As with all typographic styles, if you follow a specific style guide, you should defer to it. (And whatever style you follow, be sure to follow it consistently rather than mixing and matching.) There are some style guides that say you should indent the first line of all paragraphs, including the first one. For instance, most newspapers follow the Associated Press style guide, which calls for indenting the first line of all paragraphs. That said, I have always hated AP style because 98 percent of its guidelines are intended more for saving money on ink than actual clarity of language. (Most newspapers also fully justify (on the right and the left) narrow columns of text, which looks ridiculous, so if that’s your model for good design, best of luck to you.)

Ultimately, it’s not incorrect to indent the first line of the first paragraph of narrative text. People aren’t going to point and laugh if you do it. But in my estimation, left justifying the entire first paragraph is one of those subtle nuances that sets professional design apart from amateur design.

Papyrus’ Avatar in Avatar

Since December 18, 2009, I have been checking the IBD website daily, patiently waiting for someone to ask a question or post a comment about the use of Papyrus in the movie Avatar. Until July 19, 2010, at 10:17 AM, I had been following rule number three of many unwritten rules about this blog, which states: 3. Quit writing about Papyrus because people will think you are an obsessive freak and may confuse you with Paul. The number two rule is: 2. Sausage is an acceptable commodity for the exchange of ideas and/or information in relation to IBD the book not the blog. The number one rule is: 1. Show total disregard for the proper use of the serial comma in order to annoy Paul.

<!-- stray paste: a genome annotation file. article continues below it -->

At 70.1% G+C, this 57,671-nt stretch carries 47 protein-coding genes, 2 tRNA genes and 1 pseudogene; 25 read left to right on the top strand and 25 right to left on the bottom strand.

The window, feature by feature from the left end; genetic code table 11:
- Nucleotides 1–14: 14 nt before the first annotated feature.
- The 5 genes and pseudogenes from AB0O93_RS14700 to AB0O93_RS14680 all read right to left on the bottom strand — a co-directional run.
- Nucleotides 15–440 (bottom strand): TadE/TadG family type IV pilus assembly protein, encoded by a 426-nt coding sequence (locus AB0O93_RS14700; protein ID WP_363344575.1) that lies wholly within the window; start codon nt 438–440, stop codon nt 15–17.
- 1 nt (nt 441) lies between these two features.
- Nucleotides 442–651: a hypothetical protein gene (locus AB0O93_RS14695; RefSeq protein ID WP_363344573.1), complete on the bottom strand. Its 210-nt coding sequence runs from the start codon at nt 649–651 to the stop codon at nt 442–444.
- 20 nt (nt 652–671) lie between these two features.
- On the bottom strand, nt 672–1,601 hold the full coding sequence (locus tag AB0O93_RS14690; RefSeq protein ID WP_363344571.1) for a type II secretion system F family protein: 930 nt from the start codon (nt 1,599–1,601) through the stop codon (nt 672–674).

Cal Martin (whom I will refer to in this post as Cal, the Chosen One, Chosen, or the One) finally posed the question on our Ask a Nerd! page. The question made me happy on multiple levels. First and obviously he asked about the use of Papyrus in the film, and second, there is someone who actually saw Avatar after me. Due to the age and number of children that I have, along with a wife with no interest in going to the cinema to see a movie that doesn’t involve talking dogs or sparkly vampires, see a movie like Avatar is a practical impossibility. I digress, here’s the Chosen One’s question/comment. Cal Martin says:

Hi nerds!

Okay, this is embarrassing. Or else I’m extremely rebellious and worthy of great praise, depending on your world view. I just saw James Cameron’s Avatar for the first time. That’s right – half a year later on DVD on my 27 inch tube television. It felt like I was right inside the picture!